Although we agree with defendant that “the Constitution was designed as much to prevent the criminal from being twice punished for the same offen[s]e as from being twice tried for it,” id. at 173, 21 L. Ed. at 878, we do not find that defendant, here, has been twice punished for the same crime. In Ex parte Lange, petitioner was found guilty of misappropriating government property. Id. The applicable statute provided for imprisonment for not more than one year or a fine of not less than $10 nor more than $200. Id. The trial court sentenced petitioner to one year imprisonment and to pay a $200 fine. Id. The United States Supreme Court held:
        We are of opinion that when the prisoner, as in this case, by reason of a valid judgment, had fully suffered one of the alternative punishments to which alone the law subjected him, the power of the court to punish further was gone. That the principle we have discussed then interposed its shield, and forbid that he should be punished again for that offen[s]e. The record of the court's proceedings, at the moment the second sentence was rendered, showed that in that very case, and for that very offen[s]e, the prisoner had fully performed, completed, and endured one of the alternative punishments which the law prescribed. . . .

Id. at 176, 21 L. Ed. at 878-79.
    Ex parte Lange is inapplicable to the instant case. Defendant was currently serving his term of imprisonment under 96 CRS 39269, and the trial court expressly granted defendant creditfor the period of time he had already served in prison under 96 CRS 39269. Defendant has not been twice punished under 96 CRS 39269.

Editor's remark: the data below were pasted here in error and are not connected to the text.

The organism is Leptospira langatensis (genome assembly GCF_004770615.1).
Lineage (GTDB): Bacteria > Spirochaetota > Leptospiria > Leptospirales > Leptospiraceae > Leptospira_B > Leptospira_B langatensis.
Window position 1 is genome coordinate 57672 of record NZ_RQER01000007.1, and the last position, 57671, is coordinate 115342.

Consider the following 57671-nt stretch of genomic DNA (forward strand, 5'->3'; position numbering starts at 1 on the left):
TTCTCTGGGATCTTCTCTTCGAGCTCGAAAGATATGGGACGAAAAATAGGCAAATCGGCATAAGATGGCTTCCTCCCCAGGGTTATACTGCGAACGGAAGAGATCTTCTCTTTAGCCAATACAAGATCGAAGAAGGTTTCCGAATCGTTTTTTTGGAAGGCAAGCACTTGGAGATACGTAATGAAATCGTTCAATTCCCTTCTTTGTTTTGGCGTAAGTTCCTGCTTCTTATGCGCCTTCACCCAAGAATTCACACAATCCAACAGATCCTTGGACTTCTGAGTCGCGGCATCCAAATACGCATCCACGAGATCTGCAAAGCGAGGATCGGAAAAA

Furthermore, the North Carolina Supreme Court has held:
        [W]hen judgment is arrested on predicate felonies in a felony murder case to avoid a double jeopardy problem, the guilty verdicts on the underlying felonies remain on the docket and judgment can be entered if the conviction for the murder is later reversed on appeal, and the convictions on the predicate felonies are not disturbed upon appeal.

State v. Pakulski, 326 N.C. 434, 439-40, 390 S.E.2d 129, 132 (1990), disc. review denied, 332 N.C. 670, 424 S.E.2d 415 (1992). The Court found “that following the reversal on appeal of the felony murder conviction, there was no legal impediment to entry of judgment and imposition of sentence on the valid verdicts of guilty of breaking or entering and larceny.” Id. at 436, 390 S.E.2d at 130. Similarly, here, upon reversal of defendant's first degree kidnapping conviction, there was no barrier to entry of judgment on the arrested portion of defendant's AWDWIKISI conviction. This assignment of error is overruled.
    After careful review, we find defendant's remaining assignments of error without merit. They are, therefore, overruled.
    Affirmed.
    Judges MCGEE and MCCULLOUGH concur.
    Report per Rule 30(e).